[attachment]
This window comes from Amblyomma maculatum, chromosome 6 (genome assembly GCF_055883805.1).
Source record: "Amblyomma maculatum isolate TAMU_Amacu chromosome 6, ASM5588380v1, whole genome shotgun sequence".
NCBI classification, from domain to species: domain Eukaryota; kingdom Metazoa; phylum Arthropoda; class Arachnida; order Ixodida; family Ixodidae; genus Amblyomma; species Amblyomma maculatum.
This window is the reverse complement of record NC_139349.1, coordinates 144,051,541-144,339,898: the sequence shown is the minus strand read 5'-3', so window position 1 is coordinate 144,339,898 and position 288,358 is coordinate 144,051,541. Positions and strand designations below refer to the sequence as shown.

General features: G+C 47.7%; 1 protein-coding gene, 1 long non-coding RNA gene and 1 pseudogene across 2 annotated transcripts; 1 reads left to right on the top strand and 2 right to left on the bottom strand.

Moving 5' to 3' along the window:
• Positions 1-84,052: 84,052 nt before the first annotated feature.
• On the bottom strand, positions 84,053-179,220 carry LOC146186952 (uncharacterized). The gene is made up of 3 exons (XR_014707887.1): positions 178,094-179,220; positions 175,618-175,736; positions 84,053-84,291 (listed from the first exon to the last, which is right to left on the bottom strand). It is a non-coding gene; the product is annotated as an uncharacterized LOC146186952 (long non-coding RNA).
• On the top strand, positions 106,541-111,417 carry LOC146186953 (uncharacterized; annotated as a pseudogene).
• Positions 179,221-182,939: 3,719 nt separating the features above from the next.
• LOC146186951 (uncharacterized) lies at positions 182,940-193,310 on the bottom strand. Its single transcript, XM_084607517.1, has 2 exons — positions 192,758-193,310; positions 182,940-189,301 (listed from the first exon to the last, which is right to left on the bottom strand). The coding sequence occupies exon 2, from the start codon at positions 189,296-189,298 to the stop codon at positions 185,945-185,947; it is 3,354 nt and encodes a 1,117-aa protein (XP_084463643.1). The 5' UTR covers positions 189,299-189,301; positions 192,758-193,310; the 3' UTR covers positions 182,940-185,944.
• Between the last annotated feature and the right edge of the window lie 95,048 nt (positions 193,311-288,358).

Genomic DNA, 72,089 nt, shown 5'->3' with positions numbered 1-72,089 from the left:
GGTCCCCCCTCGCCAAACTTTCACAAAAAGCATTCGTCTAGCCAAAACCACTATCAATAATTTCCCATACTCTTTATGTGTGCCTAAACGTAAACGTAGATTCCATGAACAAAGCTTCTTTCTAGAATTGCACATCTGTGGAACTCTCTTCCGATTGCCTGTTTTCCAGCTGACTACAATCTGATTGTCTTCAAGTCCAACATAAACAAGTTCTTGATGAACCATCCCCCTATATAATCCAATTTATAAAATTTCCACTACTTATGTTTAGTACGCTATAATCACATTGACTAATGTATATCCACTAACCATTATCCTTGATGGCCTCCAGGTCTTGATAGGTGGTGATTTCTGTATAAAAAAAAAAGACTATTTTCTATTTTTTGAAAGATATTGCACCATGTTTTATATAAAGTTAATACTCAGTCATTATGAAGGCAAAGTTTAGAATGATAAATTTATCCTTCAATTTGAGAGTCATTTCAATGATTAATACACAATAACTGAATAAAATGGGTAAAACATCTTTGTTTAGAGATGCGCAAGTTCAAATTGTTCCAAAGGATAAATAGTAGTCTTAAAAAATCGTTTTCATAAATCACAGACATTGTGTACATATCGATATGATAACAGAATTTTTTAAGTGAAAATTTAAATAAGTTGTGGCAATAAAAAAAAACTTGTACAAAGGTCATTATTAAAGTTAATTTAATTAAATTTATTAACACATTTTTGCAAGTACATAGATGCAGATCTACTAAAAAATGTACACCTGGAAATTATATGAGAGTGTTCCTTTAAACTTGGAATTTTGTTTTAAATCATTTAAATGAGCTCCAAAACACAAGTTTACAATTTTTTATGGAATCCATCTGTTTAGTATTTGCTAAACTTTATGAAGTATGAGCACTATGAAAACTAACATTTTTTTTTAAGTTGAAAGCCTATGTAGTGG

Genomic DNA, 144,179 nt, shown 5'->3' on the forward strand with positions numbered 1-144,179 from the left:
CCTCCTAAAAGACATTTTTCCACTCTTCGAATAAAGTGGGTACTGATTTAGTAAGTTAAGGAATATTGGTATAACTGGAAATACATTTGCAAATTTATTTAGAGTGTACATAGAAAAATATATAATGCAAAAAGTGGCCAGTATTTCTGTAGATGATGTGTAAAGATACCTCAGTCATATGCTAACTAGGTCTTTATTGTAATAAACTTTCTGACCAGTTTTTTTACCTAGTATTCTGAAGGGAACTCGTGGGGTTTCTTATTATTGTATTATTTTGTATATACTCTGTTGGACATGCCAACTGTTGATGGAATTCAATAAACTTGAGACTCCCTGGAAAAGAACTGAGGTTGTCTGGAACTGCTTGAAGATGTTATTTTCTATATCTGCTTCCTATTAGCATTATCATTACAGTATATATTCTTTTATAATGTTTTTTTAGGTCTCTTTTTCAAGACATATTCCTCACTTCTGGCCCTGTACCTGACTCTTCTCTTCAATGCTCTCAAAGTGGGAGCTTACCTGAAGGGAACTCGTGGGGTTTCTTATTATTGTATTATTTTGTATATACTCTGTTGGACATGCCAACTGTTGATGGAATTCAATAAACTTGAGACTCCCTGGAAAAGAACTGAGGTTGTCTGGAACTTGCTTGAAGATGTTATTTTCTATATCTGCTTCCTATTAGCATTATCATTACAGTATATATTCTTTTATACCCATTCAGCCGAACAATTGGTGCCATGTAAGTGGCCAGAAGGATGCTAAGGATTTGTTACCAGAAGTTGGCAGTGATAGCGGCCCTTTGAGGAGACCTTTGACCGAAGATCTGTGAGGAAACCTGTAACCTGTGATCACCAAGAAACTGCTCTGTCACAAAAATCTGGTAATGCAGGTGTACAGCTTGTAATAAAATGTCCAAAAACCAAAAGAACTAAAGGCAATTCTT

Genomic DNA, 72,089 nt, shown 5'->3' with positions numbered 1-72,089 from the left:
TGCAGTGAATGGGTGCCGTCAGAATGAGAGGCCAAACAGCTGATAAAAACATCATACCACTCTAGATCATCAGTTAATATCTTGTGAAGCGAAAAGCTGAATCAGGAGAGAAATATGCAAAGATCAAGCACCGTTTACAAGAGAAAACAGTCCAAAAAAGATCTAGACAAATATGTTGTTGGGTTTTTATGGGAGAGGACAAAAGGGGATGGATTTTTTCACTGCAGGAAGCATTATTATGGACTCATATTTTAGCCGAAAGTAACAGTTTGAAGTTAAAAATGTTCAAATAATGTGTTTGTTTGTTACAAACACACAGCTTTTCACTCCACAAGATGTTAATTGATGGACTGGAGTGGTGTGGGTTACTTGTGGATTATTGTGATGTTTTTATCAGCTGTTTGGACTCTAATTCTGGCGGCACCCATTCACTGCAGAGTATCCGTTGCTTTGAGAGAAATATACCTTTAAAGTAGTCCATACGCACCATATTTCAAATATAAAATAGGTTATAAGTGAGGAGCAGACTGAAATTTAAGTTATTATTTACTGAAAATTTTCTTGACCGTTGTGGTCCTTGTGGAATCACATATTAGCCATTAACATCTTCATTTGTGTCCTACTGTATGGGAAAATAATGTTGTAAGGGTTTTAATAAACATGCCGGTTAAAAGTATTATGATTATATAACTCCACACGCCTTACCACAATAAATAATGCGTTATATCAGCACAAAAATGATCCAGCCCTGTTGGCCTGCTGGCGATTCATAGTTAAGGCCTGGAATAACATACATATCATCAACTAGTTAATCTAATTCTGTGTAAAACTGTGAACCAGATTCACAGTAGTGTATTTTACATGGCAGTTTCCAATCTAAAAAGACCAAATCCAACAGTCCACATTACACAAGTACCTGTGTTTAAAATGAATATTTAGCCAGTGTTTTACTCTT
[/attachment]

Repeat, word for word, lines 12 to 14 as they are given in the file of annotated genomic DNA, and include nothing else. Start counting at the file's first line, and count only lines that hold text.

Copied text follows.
• Between the last annotated feature and the right edge of the window lie 95,048 nt (positions 193,311-288,358).

Genomic DNA, 72,089 nt, shown 5'->3' with positions numbered 1-72,089 from the left:
GGTCCCCCCTCGCCAAACTTTCACAAAAAGCATTCGTCTAGCCAAAACCACTATCAATAATTTCCCATACTCTTTATGTGTGCCTAAACGTAAACGTAGATTCCATGAACAAAGCTTCTTTCTAGAATTGCACATCTGTGGAACTCTCTTCCGATTGCCTGTTTTCCAGCTGACTACAATCTGATTGTCTTCAAGTCCAACATAAACAAGTTCTTGATGAACCATCCCCCTATATAATCCAATTTATAAAATTTCCACTACTTATGTTTAGTACGCTATAATCACATTGACTAATGTATATCCACTAACCATTATCCTTGATGGCCTCCAGGTCTTGATAGGTGGTGATTTCTGTATAAAAAAAAAAGACTATTTTCTATTTTTTGAAAGATATTGCACCATGTTTTATATAAAGTTAATACTCAGTCATTATGAAGGCAAAGTTTAGAATGATAAATTTATCCTTCAATTTGAGAGTCATTTCAATGATTAATACACAATAACTGAATAAAATGGGTAAAACATCTTTGTTTAGAGATGCGCAAGTTCAAATTGTTCCAAAGGATAAATAGTAGTCTTAAAAAATCGTTTTCATAAATCACAGACATTGTGTACATATCGATATGATAACAGAATTTTTTAAGTGAAAATTTAAATAAGTTGTGGCAATAAAAAAAAACTTGTACAAAGGTCATTATTAAAGTTAATTTAATTAAATTTATTAACACATTTTTGCAAGTACATAGATGCAGATCTACTAAAAAATGTACACCTGGAAATTATATGAGAGTGTTCCTTTAAACTTGGAATTTTGTTTTAAATCATTTAAATGAGCTCCAAAACACAAGTTTACAATTTTTTATGGAATCCATCTGTTTAGTATTTGCTAAACTTTATGAAGTATGAGCACTATGAAAACTAACATTTTTTTTTAAGTTGAAAGCCTATGTAGTGG